Spinnaker, Accounts, and Kubernetes: How Accounts in Spinnaker Work and How Those Accounts Authenticate with the Kubernetes
Oct 2, 2018 by Ethan Rogers
I’ve recently had the opportunity to work with many customers who are starting their journey into Kubernetes and using Spinnaker to facilitate that process. One of the most significant points of confusion is around how accounts in Spinnaker work and how those accounts authenticate with the Kubernetes API. In this post, I hope to clear up any confusion around the subject!
The first thing we should cover is the concept of Accounts. Accounts are Spinnaker’s way of defining a set of credentials for a particular cloud provider. Since Spinnaker was initially designed around AWS, let’s use it as an example. For the majority of AWS users, it’s common practice to split your cloud footprint into separate logical AWS accounts which allows you to separate infrastructure between environments. In the most simple use case, you may have an account for Development and an account for Production. More complex organizations, however, may have tens to hundreds of accounts depending on security or organizational requirements.
With this understanding in place, we can start to look at how Accounts relate to Kubernetes. Typically, Kubernetes users split workloads across various clusters. Much like the previous example, splitting workloads across physical clusters provides a logical separation of resources and prevents outages in one cluster to affecting other environments. These physical clusters, then, effectively serve the same purpose as an AWS account.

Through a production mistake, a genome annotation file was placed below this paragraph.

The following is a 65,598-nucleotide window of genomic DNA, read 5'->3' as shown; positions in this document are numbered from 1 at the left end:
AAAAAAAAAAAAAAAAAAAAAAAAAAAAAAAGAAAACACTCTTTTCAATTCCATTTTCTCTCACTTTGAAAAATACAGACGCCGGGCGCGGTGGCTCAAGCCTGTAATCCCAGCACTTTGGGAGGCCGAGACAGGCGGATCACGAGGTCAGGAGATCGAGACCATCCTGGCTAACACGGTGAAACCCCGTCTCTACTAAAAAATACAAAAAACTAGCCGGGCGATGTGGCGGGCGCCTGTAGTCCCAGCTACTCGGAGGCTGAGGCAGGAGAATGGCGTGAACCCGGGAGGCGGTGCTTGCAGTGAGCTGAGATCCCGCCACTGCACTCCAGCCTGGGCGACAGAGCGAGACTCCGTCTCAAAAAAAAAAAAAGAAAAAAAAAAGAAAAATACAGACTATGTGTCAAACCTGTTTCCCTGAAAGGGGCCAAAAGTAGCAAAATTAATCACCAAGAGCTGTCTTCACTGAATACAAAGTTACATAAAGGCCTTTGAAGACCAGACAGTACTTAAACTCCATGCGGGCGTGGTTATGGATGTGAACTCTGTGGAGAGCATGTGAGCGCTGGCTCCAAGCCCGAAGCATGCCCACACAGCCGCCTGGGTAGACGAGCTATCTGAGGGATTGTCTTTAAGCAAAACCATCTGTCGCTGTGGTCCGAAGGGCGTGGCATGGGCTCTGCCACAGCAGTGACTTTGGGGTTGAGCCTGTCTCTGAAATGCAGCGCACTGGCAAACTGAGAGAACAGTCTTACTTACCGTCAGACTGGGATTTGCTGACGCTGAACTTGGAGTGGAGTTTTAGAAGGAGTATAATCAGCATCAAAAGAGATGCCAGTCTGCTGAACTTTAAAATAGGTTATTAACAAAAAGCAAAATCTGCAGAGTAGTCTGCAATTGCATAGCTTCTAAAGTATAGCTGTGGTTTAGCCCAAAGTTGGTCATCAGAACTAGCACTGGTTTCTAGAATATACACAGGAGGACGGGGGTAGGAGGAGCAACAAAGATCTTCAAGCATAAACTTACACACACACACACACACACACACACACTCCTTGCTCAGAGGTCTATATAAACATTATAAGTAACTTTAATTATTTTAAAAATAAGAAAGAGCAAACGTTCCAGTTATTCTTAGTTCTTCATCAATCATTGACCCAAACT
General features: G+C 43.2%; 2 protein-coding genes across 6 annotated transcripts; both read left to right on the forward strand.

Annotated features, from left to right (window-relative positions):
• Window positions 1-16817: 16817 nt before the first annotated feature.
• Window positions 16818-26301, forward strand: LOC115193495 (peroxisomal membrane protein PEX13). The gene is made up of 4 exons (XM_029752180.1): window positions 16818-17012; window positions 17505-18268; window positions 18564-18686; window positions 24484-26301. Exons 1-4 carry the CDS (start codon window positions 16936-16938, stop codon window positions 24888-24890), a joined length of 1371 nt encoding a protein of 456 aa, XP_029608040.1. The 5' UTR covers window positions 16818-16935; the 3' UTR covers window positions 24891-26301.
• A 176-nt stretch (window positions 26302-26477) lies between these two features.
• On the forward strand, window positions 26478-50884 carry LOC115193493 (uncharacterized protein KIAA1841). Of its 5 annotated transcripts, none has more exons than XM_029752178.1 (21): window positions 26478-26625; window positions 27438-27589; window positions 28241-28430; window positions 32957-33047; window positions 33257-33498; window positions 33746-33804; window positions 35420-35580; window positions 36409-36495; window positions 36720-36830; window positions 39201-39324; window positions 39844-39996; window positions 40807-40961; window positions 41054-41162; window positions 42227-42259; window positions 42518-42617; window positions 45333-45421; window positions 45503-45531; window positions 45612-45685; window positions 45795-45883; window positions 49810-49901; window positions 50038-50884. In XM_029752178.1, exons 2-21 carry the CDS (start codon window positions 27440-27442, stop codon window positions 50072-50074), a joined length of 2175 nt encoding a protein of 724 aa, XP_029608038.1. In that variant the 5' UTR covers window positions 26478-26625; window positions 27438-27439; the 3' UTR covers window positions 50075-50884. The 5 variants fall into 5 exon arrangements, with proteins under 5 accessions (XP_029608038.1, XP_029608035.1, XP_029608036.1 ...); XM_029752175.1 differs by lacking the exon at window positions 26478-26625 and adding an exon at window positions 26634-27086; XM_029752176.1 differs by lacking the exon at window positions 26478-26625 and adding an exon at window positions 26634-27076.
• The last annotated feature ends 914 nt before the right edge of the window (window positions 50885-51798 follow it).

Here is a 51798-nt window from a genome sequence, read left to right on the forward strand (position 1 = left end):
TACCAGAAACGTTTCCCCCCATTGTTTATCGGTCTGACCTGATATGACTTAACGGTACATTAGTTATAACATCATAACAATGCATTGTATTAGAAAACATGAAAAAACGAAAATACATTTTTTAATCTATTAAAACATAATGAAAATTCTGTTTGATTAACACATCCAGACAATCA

Authentication and Kubeconfigs
An Account within Spinnaker isn’t solely about separating resources. It’s important to note that an Account represents a set of credentials for a given cloud provider and that your users interact with that cloud provider through the account. In other words, the Account is acting on behalf of your users. Whenever Spinnaker performs an action within your cloud provider, such as deploying a container or creating a load balancer, it uses credentials defined by the Account to do so.
Since an Account effectively acts as a user, we need to consider how we might enable the account to authenticate with our cloud provider. In the Kubernetes world, we use something called a
kubeconfig which allows us to define a list of clusters that we can communicate with and the various ways we can authenticate as a particular user. A single user and cluster are then combined to form a context, which is used by Spinnaker to communicate with the Kubernetes API. There are a multitude of ways we can use to authenticate with our Kubernetes clusters so you should choose a method which suits the needs of your organization. For demo or POC purposes, I like to use a Kubernetes
ServiceAccount token paired with a cluster-admin
ClusterRole but, for more restrictive or explicit permissions, you should use Kubernetes RBAC to define a specific set of actions this user is allowed to perform.
Each Kubernetes account within Spinnaker defines the
kubeconfig that it will use when authenticating with the Kubernetes API. For small shops, you may be able to use a single
kubeconfig which lists all of the clusters, users, and contexts and use the
--context option to specify the context when configuring accounts. For larger shops with many accounts, this approach may prove difficult to manage so you may prefer to use a single
kubeconfig file per account.